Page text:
FORMER Greens leader and Senator Bob Brown has publicly distanced himself from the Australian Vaccination Network (AVN) in an open letter.
Mr Brown had supported the group's right to be conscientious objectors to vaccination in the 1990s when he introduced legislative amendments protecting objectors of compulsory vaccination.
In the public letter released last Wednesday, Mr Brown wrote: "I do not support AVN's campaign against public vaccination.
"It is true that in the 1990s I endorsed the right of true conscientious objectors against compulsory vaccination.
"However, my view then, as now, was that vaccination is in the interests of public health and should be promoted."
Widely reported over the weekend, the move was welcome news for Ross Cornwill, a founding member of local group Northern Rivers Vaccination Group.*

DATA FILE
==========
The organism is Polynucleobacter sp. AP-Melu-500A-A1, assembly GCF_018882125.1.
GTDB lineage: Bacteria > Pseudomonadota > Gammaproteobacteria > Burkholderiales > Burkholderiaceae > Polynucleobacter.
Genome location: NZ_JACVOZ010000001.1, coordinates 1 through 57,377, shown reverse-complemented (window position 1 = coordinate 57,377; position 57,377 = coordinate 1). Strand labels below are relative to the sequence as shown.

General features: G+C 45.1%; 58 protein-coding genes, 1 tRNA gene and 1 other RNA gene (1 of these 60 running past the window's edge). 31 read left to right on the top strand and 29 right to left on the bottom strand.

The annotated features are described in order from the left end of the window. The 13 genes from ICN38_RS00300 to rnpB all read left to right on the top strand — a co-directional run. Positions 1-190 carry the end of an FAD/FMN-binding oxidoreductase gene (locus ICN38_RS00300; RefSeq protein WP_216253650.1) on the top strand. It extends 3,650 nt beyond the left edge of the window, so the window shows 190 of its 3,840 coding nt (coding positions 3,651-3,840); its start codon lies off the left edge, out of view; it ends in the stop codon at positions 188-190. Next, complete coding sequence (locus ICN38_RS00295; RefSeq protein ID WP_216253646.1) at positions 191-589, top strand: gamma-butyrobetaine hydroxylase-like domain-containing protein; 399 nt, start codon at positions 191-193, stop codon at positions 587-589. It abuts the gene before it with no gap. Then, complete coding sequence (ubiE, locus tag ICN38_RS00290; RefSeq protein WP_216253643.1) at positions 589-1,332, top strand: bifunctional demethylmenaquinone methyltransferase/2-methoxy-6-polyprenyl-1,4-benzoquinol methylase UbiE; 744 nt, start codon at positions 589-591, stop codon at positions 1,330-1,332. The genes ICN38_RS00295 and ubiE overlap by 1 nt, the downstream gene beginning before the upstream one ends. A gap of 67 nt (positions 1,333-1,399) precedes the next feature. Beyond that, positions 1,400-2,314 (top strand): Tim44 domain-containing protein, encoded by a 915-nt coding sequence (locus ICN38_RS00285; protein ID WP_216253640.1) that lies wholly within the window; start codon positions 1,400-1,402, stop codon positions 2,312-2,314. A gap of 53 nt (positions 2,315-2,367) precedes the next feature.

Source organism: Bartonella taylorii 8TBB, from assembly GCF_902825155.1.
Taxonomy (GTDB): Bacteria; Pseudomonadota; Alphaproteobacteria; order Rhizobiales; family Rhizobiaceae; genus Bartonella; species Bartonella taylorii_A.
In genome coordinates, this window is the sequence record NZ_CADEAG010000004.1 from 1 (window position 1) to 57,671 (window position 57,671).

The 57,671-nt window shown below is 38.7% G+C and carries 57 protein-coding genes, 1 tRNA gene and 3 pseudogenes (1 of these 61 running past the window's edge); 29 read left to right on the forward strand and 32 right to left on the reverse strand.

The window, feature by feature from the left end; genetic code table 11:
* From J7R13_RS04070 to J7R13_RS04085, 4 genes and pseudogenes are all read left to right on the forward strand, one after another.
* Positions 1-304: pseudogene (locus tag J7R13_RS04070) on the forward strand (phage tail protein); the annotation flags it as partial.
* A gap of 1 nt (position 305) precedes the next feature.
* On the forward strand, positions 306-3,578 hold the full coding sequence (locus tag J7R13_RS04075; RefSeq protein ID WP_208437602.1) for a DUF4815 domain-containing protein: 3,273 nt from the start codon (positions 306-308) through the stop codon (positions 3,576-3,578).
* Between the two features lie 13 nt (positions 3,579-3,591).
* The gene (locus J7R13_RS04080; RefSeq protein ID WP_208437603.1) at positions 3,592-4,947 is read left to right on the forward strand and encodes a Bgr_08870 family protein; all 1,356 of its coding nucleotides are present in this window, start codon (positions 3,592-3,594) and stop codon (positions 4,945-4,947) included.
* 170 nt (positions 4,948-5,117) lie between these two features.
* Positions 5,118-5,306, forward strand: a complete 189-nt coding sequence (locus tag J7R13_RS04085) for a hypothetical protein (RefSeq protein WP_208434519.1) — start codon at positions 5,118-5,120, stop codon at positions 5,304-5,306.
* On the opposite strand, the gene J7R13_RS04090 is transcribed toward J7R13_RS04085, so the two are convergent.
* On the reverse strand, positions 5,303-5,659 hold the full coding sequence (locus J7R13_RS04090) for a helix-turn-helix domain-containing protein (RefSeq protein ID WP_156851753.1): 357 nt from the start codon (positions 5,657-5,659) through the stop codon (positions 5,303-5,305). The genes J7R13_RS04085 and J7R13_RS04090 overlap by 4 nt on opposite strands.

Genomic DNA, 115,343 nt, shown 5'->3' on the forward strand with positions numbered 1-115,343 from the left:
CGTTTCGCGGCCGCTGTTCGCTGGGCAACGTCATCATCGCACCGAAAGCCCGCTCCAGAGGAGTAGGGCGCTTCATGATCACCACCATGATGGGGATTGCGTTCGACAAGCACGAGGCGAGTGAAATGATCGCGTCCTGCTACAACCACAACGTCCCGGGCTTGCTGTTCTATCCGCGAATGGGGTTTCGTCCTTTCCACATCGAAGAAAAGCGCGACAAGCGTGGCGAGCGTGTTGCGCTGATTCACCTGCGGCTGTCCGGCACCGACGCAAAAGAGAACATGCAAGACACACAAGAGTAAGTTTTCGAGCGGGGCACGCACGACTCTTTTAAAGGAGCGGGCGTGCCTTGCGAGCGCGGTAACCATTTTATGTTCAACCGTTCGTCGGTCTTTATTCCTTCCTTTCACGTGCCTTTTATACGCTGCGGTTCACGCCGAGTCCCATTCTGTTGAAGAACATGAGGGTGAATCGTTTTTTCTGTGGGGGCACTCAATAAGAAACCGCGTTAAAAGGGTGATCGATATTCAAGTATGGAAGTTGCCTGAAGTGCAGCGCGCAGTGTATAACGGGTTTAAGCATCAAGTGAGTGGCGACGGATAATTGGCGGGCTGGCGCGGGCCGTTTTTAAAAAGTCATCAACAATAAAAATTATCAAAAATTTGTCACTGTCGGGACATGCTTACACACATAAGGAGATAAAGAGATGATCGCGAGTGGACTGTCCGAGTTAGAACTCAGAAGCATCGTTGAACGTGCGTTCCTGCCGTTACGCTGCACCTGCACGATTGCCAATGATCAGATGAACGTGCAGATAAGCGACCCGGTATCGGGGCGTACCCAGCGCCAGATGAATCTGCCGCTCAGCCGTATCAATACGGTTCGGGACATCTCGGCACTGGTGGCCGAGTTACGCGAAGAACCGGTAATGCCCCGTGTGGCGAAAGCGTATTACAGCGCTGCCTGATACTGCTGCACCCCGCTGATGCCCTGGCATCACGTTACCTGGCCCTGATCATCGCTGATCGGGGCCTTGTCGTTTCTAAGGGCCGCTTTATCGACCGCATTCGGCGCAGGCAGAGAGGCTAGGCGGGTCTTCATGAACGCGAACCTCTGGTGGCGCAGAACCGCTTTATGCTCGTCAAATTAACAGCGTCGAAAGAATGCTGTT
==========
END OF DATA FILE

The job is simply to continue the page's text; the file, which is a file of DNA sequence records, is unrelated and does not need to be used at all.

"He was originally just defending the right of individuals to conscientiously object to vaccination - I don't think he thought for a moment that he was saying the AVN was giving the right message," Mr Cornwill said.
"But I'm very very pleased that he's now stood up to the plate and confirmed he's very pro-vaccination."
The move appears to be part of a concerted push by the Australian Greens to eliminate any suggestion they sympathise with the AVN.
Last month, Greens senator and health spokesman Richard Di Natale introduced a motion calling on the AVN to disband and cease its campaign against vaccines. The motion passed unanimously.
"The claims made by the AVN, and particularly by their founder, Ms Meryl Dorey, beggar belief," Dr Di Natale declared to the Senate.
"Despite being corrected numerous times by health professionals, scientists and so on, they continue to propagate outright myths about vaccines and their safety."
The Senator said examples included their use of the now debunked connection between vaccines and autism and an allegation that measles made children "more robust".
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